XOXO, Barack: A Glimpse Of A Young Obama's NYC Love Life

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David Maraniss, Pulitzer-winning journalist and biographer extraordinaire (seriously, he's chronicled the lives of everyone from Vince Lombardi to Bill Clinton), has penned a new biography of the president, and quite frankly, we can't wait to read it. Barack Obama: The Story, which hits bookshelves (and most certainly, our iPads) later this month, spans his early life up until his departure for Harvard Law School. It focuses on the themes of family, ambition, and relationships — and we're particularly intrigued by that last part.

Including the president's time at Columbia (he transferred during his junior year, from Occidental College, in L.A.), and his years in NYC, after graduation, the book promises a real understanding of how Obama became the man he is today — and that includes a very voyeuristic peek at his so-erudite love letters to a woman named Alex McNear, whom he dated in his early 20s. Reading the VF adaptation/excerpt, we learned more than a few interesting things. In list form, we'll share:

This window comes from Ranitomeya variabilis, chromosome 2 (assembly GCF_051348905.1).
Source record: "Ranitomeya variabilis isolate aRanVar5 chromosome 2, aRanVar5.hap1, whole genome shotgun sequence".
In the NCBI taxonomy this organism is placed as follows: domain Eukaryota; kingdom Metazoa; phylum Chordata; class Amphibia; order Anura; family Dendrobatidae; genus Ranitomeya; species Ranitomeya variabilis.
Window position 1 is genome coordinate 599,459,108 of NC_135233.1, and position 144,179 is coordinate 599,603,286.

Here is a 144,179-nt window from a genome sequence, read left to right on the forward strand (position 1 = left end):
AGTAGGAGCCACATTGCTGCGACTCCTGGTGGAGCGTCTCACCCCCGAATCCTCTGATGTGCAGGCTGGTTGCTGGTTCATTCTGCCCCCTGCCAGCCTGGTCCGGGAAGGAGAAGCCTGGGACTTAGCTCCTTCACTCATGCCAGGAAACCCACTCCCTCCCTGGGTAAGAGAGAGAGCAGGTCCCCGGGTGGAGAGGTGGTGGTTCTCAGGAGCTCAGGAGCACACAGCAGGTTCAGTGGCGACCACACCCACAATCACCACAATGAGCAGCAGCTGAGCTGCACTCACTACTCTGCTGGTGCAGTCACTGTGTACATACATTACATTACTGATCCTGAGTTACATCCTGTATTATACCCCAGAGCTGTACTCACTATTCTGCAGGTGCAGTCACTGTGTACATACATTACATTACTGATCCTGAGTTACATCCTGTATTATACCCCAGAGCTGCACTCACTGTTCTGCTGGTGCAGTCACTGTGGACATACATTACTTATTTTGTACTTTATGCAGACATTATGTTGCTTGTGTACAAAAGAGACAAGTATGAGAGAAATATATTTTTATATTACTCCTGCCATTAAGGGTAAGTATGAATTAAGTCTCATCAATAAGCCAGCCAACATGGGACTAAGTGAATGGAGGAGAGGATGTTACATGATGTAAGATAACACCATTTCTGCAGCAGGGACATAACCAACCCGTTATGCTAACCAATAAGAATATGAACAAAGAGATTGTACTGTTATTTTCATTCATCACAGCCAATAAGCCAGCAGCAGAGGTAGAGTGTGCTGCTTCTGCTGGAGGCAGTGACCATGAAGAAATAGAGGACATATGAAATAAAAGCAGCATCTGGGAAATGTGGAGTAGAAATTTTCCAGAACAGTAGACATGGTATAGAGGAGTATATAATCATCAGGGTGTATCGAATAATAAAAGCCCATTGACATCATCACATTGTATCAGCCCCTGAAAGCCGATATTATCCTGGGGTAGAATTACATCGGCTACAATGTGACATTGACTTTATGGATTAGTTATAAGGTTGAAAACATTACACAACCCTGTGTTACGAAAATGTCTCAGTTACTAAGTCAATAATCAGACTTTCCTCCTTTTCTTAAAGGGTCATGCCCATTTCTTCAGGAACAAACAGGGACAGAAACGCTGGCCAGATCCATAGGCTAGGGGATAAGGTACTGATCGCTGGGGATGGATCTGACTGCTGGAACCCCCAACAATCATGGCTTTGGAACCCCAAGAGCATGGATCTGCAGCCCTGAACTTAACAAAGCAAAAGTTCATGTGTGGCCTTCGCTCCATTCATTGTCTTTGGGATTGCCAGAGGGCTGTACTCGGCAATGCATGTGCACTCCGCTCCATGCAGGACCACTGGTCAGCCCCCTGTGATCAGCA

1. NYC Apartments Suck for Everyone: President Obama's first apartment in the city was on West 109th Street, up by Columbia, and it was freezing. He and his roommate both used sleeping bags on the coldest winter nights. Oh, and they apparently hung out at Tom's Restaurant (of Seinfeld fame) all the time.

2. Dating the President Must Have Been Seriously Intimidating, Even Back Then: In a letter to McNear, he opens with "I haven’t read The Waste Land for a year, and I never did bother to check all the footnotes," and goes on to expound on his own fatalism, and an interesting defense of Eliot. All in a love note. Brilliant, but heavy. And intimidating, if you ask us. And that's not just because we've only read The Waste Land once. Ever.

3. Obama Felt Antsy and Uncertain In The City, Too: From the journal of a woman named Genevieve Cook, who the president dated after college, we learn: "He is so wary, wary. Has visions of his life, but in a hiatus as to their implementation — wants to fly, and hasn’t yet started to take off, so resents extra weight." We may never soar to such great heights, but we get that antsy, anxious feeling, for sure.

So, what do you think? Presidents, they're just like us? Or...not so much? Share your favorite tidbits in the comments. (Vanity Fair)

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Photo: Via Vanity Fair